SelfTesting/Correcting with Applications to Numerical Problems
, 1990
"... Suppose someone gives us an extremely fast program P that we can call as a black box to compute a function f . Should we trust that P works correctly? A selftesting/correcting pair allows us to: (1) estimate the probability that P (x) 6= f(x) when x is randomly chosen; (2) on any input x, compute ..."
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Cited by 361 (27 self)
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Suppose someone gives us an extremely fast program P that we can call as a black box to compute a function f . Should we trust that P works correctly? A selftesting/correcting pair allows us to: (1) estimate the probability that P (x) 6= f(x) when x is randomly chosen; (2) on any input x, compute f(x) correctly as long as P is not too faulty on average. Furthermore, both (1) and (2) take time only slightly more than Computer Science Division, U.C. Berkeley, Berkeley, California 94720, Supported by NSF Grant No. CCR 8813632. y International Computer Science Institute, Berkeley, California 94704 z Computer Science Division, U.C. Berkeley, Berkeley, California 94720, Supported by an IBM Graduate Fellowship and NSF Grant No. CCR 8813632. the original running time of P . We present general techniques for constructing simple to program selftesting /correcting pairs for a variety of numerical problems, including integer multiplication, modular multiplication, matrix multiplicatio...
Algebraic Methods for Interactive Proof Systems
, 1990
"... We present a new algebraic technique for the construction of interactive proof systems. We use our technique to prove that every language in the polynomialtime hierarchy has an interactive proof system. This technique played a pivotal role in the recent proofs that IP=PSPACE (Shamir) and that MIP ..."
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Cited by 338 (28 self)
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We present a new algebraic technique for the construction of interactive proof systems. We use our technique to prove that every language in the polynomialtime hierarchy has an interactive proof system. This technique played a pivotal role in the recent proofs that IP=PSPACE (Shamir) and that MIP=NEXP (Babai, Fortnow and Lund).
A Secure and Reliable Bootstrap Architecture
 In IEEE Symposium on Security and Privacy
, 1997
"... In a computer system, the integrity of lower layers is treated as axiomatic by higher layers. Under the presumption that the hardware comprising the machine (the lowest layer) is valid, integrity of a layer can be guaranteed if and only if: (1) the integrity of the lower layers is checked, and (2) t ..."
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Cited by 303 (19 self)
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In a computer system, the integrity of lower layers is treated as axiomatic by higher layers. Under the presumption that the hardware comprising the machine (the lowest layer) is valid, integrity of a layer can be guaranteed if and only if: (1) the integrity of the lower layers is checked, and (2) transitions to higher layers occur only after integrity checks on them are complete. The resulting integrity "chain " inductively guarantees system integrity. When these conditions are not met, as they typically are not in the bootstrapping (initialization) of a computer system, no integrity guarantees can be made. Yet, these guarantees are increasingly important to diverse applications such as Internet commerce, intrusion detection systems, and "active networks. " In this paper, we describe the AEGIS architecture for initializing a computer system. It validates integrity at each layer transition in the bootstrap process. AEGIS also includes a recovery process for integrity check failures, and we show how this results in robust systems. We discuss our prototype implementation for the IBM personal computer (PC) architecture, and show that the cost of such system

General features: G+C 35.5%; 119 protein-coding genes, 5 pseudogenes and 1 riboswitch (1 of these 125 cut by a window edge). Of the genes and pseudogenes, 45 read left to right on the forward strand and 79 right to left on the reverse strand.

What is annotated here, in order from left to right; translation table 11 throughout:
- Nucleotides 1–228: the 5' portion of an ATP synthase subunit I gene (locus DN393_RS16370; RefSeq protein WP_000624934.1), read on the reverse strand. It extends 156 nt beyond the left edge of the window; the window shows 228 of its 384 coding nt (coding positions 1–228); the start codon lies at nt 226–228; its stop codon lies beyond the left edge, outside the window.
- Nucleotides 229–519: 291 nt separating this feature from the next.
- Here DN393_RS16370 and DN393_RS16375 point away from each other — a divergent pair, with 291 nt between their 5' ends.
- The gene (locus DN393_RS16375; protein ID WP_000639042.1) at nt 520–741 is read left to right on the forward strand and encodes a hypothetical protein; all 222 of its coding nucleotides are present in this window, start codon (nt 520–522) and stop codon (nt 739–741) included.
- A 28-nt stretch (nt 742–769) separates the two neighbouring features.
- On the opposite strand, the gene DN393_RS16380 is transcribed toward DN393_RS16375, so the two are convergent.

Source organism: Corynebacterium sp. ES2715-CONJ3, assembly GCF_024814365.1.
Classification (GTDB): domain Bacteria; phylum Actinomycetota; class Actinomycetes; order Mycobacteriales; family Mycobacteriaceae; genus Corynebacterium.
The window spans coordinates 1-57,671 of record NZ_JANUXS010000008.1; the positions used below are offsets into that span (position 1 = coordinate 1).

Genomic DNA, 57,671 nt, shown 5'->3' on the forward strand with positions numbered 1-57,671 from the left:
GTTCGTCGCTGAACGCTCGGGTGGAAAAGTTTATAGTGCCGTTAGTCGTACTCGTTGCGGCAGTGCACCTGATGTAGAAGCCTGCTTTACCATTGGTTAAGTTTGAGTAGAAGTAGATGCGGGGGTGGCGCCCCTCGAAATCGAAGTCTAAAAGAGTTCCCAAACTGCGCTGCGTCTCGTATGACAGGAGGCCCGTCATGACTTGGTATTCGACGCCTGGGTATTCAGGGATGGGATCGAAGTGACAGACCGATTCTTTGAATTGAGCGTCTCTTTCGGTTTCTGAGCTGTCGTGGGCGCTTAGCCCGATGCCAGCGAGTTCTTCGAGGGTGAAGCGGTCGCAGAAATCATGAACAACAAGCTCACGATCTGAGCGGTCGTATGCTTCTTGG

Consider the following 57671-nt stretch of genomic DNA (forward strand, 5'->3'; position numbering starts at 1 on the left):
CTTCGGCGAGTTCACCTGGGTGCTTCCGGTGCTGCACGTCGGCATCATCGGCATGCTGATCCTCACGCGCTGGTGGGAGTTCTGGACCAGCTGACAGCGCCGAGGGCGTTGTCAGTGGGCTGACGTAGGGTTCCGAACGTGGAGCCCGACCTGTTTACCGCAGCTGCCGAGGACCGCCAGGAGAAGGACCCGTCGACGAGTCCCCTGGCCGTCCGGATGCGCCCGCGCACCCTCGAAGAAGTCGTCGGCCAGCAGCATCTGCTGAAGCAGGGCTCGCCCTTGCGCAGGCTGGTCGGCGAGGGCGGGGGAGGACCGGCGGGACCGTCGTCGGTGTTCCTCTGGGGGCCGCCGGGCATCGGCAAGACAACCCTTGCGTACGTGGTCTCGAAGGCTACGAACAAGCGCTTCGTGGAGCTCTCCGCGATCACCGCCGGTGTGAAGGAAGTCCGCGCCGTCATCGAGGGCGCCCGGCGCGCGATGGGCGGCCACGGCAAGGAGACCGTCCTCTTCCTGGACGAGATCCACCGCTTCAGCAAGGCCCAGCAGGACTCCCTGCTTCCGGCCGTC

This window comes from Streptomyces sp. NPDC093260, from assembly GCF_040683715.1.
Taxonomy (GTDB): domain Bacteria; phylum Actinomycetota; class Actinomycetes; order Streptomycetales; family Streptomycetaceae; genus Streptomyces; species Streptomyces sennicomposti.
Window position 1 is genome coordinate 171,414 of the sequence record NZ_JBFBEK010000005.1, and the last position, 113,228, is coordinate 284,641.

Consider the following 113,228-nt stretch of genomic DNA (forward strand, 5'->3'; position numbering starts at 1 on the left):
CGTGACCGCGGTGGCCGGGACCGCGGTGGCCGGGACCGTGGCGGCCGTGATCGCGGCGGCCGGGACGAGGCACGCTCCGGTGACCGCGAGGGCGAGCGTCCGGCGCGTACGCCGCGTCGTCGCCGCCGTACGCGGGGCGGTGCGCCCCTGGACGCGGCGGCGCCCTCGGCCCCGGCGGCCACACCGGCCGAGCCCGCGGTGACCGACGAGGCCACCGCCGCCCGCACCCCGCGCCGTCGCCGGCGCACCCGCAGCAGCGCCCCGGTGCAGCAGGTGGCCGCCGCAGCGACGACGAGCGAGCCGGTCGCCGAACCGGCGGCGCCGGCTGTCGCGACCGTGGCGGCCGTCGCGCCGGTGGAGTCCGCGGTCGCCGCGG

SmallBias Probability Spaces: Efficient Constructions and Applications
 SIAM J. Comput
, 1993
"... We show how to efficiently construct a small probability space on n binary random variables such that for every subset, its parity is either zero or one with "almost" equal probability. They are called fflbiased random variables. The number of random bits needed to generate the random var ..."
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Cited by 276 (13 self)
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We show how to efficiently construct a small probability space on n binary random variables such that for every subset, its parity is either zero or one with "almost" equal probability. They are called fflbiased random variables. The number of random bits needed to generate the random variables is O(log n + log 1 ffl ). Thus, if ffl is polynomially small, then the size of the sample space is also polynomial. Random variables that are fflbiased can be used to construct "almost" kwise independent random variables where ffl is a function of k. These probability spaces have various applications: 1. Derandomization of algorithms: many randomized algorithms that require only k wise independence of their random bits (where k is bounded by O(log n)), can be derandomized by using fflbiased random variables. 2. Reducing the number of random bits required by certain randomized algorithms, e.g., verification of matrix multiplication. 3. Exhaustive testing of combinatorial circui...
Checking Computations in Polylogarithmic Time
, 1991
"... . Motivated by Manuel Blum's concept of instance checking, we consider new, very fast and generic mechanisms of checking computations. Our results exploit recent advances in interactive proof protocols [LFKN92], [Sha92], and especially the MIP = NEXP protocol from [BFL91]. We show that every no ..."
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Cited by 260 (10 self)
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. Motivated by Manuel Blum's concept of instance checking, we consider new, very fast and generic mechanisms of checking computations. Our results exploit recent advances in interactive proof protocols [LFKN92], [Sha92], and especially the MIP = NEXP protocol from [BFL91]. We show that every nondeterministic computational task S(x; y), defined as a polynomial time relation between the instance x, representing the input and output combined, and the witness y can be modified to a task S 0 such that: (i) the same instances remain accepted; (ii) each instance/witness pair becomes checkable in polylogarithmic Monte Carlo time; and (iii) a witness satisfying S 0 can be computed in polynomial time from a witness satisfying S. Here the instance and the description of S have to be provided in errorcorrecting code (since the checker will not notice slight changes). A modification of the MIP proof was required to achieve polynomial time in (iii); the earlier technique yields N O(log log N)...